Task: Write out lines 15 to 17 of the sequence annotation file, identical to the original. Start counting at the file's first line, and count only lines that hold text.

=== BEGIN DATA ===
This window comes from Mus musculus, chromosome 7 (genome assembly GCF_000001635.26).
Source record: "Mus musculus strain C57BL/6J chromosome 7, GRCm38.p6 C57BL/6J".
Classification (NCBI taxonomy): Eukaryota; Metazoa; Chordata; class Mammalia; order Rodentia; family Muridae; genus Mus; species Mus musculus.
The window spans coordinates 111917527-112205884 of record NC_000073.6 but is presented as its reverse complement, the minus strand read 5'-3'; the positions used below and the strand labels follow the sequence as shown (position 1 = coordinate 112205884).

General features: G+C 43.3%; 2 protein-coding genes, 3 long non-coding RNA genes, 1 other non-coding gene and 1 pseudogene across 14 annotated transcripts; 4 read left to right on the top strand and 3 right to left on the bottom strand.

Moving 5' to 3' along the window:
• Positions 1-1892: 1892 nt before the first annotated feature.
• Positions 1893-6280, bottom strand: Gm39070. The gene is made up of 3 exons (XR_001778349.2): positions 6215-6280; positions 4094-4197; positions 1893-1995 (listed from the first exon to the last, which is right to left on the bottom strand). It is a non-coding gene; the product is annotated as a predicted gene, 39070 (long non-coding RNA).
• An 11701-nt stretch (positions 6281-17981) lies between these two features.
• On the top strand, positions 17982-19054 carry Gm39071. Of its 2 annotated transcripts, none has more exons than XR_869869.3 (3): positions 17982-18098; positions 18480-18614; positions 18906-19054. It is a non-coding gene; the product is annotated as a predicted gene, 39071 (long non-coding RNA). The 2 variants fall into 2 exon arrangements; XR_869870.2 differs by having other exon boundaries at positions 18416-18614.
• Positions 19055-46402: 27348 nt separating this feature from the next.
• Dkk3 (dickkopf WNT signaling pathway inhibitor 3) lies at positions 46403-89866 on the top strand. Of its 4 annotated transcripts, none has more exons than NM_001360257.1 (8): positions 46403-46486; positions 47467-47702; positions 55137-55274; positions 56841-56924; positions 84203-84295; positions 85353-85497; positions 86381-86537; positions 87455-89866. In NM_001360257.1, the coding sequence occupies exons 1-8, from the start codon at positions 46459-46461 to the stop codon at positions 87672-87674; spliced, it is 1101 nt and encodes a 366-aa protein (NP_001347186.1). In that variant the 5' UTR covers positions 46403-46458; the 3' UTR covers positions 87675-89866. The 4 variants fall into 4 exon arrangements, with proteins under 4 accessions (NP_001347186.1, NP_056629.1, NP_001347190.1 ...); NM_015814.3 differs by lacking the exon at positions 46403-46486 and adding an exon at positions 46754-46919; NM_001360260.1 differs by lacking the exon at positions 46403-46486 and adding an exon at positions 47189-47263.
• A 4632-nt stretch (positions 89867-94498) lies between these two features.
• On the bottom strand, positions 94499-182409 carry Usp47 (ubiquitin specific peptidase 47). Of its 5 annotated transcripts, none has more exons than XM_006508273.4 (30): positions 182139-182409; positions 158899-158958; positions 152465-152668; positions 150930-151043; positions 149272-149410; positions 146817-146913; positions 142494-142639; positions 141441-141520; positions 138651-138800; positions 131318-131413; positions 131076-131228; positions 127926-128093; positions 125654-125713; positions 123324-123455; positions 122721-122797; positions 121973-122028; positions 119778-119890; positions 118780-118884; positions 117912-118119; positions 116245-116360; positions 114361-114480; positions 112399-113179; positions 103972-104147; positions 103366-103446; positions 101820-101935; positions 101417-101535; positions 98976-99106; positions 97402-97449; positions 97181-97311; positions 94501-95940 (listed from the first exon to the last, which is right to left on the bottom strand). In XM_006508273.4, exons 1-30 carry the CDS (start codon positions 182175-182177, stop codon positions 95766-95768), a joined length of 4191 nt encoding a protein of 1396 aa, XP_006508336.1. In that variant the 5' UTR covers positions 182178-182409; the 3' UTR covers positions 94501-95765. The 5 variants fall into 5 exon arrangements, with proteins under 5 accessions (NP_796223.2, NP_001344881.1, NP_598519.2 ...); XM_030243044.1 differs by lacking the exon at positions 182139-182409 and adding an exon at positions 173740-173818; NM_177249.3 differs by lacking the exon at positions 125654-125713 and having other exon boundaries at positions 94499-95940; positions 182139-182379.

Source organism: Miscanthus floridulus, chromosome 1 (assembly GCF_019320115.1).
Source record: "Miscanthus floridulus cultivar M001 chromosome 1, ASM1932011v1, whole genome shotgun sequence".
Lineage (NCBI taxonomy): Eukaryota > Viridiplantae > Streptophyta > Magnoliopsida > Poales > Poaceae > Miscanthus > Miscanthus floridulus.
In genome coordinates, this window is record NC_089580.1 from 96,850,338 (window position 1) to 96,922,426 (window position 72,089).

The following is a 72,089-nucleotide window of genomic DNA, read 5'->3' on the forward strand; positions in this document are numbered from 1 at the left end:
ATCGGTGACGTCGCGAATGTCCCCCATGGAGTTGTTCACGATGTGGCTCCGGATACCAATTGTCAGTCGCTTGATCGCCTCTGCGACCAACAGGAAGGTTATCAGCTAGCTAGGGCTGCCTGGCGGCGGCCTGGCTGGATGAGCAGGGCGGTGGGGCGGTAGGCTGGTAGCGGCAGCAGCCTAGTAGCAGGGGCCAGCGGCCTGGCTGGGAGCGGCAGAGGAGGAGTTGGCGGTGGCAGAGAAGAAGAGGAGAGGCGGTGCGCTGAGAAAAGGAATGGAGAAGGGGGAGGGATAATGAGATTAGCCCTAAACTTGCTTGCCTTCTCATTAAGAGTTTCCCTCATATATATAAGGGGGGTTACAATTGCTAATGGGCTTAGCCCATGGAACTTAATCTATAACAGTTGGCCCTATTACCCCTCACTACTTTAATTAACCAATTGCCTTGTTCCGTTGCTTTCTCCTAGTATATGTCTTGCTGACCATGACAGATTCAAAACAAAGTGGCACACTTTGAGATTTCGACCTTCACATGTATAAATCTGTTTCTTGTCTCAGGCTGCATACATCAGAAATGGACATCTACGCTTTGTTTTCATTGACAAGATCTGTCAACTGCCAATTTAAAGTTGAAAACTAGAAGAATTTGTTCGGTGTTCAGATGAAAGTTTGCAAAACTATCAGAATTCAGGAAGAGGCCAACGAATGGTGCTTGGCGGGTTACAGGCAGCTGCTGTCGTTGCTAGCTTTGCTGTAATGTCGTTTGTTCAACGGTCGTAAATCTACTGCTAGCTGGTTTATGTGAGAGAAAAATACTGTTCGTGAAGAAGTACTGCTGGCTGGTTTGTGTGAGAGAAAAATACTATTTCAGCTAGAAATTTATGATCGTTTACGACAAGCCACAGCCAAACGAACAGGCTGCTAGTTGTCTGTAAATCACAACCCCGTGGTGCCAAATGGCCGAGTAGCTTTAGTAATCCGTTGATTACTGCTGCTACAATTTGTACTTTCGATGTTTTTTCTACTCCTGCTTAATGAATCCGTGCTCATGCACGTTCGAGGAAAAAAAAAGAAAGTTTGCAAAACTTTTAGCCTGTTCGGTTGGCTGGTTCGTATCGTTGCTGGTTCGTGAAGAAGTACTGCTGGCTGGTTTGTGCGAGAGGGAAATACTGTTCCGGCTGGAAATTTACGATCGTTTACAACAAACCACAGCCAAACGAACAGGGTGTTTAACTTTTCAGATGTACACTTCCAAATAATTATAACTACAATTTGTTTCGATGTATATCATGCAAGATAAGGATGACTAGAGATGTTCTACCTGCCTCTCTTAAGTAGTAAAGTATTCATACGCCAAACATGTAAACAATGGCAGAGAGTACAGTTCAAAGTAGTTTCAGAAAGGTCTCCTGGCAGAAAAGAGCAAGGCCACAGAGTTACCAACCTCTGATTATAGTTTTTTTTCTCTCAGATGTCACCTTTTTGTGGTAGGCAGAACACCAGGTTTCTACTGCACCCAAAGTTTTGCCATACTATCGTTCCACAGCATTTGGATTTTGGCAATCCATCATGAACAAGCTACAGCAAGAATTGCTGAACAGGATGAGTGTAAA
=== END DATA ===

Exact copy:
Source organism: Miscanthus floridulus, chromosome 1 (assembly GCF_019320115.1).
Source record: "Miscanthus floridulus cultivar M001 chromosome 1, ASM1932011v1, whole genome shotgun sequence".
Lineage (NCBI taxonomy): Eukaryota > Viridiplantae > Streptophyta > Magnoliopsida > Poales > Poaceae > Miscanthus > Miscanthus floridulus.